Conversation Lab group has two other women MDs, Megan Power of Power Lab and Bridgette Donnelly of Media Lab and together we are going to work with other like-minded colleagues to bring the much-needed change to the old boys club!
I’m currently reading (actually, listening to on Audible) Lean In by Shery Sandberg (COO at Facebook). I love how she puts an honest (and at times uncomfortable) mirror up to the gender bias and inequality that still exists in the workplace and many industries, but comes at it from a place of strength, not victimhood.
When I was about 19 years old, I featured on a German TV show called Nur die Liebe zählt (all you need is love) and that’s all I’ll say about that!
Selling 51% of your business to a black-owned consortium or investment vehicle doesn’t necessarily change much in reality for the people in that agency. With the change we have made, we are transforming both ownership and leadership. We believe it is the two together where the most important change happens – where now I have a say and can influence the culture of our business, the people and what we stand for. This is real and tangible change.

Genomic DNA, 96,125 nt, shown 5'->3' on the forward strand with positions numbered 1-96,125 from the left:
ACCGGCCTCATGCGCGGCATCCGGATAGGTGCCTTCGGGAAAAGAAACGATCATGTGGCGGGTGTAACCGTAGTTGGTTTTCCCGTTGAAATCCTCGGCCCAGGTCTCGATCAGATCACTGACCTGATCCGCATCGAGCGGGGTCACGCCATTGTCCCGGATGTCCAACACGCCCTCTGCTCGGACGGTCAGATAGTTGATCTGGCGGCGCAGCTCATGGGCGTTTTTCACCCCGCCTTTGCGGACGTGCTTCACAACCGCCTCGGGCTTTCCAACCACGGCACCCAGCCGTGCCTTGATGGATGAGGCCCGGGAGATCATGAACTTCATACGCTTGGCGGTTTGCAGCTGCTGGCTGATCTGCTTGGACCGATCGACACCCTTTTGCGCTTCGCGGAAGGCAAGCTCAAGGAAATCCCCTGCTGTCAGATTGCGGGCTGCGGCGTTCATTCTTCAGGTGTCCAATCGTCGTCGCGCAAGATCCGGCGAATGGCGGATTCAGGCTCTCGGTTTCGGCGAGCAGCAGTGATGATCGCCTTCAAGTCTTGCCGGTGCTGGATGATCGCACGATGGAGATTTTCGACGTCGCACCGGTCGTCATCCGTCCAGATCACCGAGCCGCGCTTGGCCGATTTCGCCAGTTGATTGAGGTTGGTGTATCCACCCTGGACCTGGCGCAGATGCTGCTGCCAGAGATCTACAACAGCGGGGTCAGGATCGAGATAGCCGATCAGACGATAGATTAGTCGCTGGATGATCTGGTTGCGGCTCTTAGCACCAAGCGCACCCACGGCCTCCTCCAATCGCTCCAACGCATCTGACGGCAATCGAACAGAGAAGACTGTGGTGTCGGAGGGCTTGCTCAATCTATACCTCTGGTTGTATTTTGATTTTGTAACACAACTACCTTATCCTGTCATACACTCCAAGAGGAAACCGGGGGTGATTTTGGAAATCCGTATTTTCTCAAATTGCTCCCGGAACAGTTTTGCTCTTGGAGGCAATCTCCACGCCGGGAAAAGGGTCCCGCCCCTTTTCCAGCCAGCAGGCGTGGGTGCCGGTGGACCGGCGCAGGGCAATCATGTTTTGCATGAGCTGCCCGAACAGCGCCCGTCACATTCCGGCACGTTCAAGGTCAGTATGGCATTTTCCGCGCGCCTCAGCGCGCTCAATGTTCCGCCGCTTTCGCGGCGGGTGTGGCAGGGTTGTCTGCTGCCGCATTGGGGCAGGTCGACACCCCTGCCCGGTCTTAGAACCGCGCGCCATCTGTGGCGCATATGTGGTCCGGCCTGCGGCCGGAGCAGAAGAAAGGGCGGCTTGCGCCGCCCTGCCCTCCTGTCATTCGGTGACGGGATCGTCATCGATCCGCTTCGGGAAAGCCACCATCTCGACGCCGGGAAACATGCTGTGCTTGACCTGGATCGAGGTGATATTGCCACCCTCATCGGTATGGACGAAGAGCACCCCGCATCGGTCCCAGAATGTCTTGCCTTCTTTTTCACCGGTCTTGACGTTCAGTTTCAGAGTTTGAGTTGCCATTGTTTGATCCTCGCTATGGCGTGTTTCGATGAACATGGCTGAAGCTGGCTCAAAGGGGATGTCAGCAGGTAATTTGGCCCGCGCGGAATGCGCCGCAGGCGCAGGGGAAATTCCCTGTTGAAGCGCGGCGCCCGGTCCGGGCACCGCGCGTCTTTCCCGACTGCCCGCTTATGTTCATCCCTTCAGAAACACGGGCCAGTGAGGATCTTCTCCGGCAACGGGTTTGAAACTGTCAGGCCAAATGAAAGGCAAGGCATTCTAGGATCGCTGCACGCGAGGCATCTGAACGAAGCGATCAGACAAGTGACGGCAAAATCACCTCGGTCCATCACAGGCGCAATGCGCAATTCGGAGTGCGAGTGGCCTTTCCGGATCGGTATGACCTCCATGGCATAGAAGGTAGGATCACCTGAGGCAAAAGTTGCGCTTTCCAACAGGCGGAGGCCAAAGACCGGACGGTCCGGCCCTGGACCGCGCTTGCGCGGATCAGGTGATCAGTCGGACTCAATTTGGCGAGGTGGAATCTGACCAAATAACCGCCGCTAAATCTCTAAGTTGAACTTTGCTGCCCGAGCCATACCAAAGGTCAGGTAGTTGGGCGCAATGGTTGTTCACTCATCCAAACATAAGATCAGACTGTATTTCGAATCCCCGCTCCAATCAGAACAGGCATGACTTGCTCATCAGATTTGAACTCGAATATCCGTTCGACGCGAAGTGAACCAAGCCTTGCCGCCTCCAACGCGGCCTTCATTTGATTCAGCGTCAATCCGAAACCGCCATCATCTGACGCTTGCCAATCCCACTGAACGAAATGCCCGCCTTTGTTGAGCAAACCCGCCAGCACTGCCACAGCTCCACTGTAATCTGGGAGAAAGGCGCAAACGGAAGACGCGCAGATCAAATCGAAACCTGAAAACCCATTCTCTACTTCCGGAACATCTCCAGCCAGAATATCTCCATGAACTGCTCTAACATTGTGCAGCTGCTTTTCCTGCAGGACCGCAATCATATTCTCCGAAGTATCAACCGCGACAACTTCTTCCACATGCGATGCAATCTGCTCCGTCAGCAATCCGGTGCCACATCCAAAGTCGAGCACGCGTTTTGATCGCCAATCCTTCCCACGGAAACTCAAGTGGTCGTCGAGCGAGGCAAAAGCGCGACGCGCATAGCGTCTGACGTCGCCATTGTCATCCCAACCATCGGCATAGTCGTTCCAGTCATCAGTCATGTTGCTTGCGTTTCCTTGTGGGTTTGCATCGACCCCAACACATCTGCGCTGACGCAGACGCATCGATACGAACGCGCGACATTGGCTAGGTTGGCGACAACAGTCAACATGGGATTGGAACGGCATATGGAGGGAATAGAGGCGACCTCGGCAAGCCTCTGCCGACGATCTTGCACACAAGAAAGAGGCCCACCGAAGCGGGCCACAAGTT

It is this practical change that inspires the next generation, that showcases what transformation can and should look like and what can be achieved through it.
Money simply exchanging hands is not what is needed for a real groundswell that will be felt by generations to come.
I want to work with women in our industry to lead the way for more of us to occupy a seat at the table. I want us to also work at including the unseen and unheard in our industry, such as the youth. I want to see youth represented and given meaningful opportunities, which they can grab with both hands.
My hope for our industry is that we open doors wide enough to allow for true inclusion, and I hope that when my daughter makes her way into the job market of tomorrow, she will not still be faced with the same challenges we find today. I hope by then she, and her generation, can confidently stand on the shoulders of the strong women that came before them. I want to be one of those women.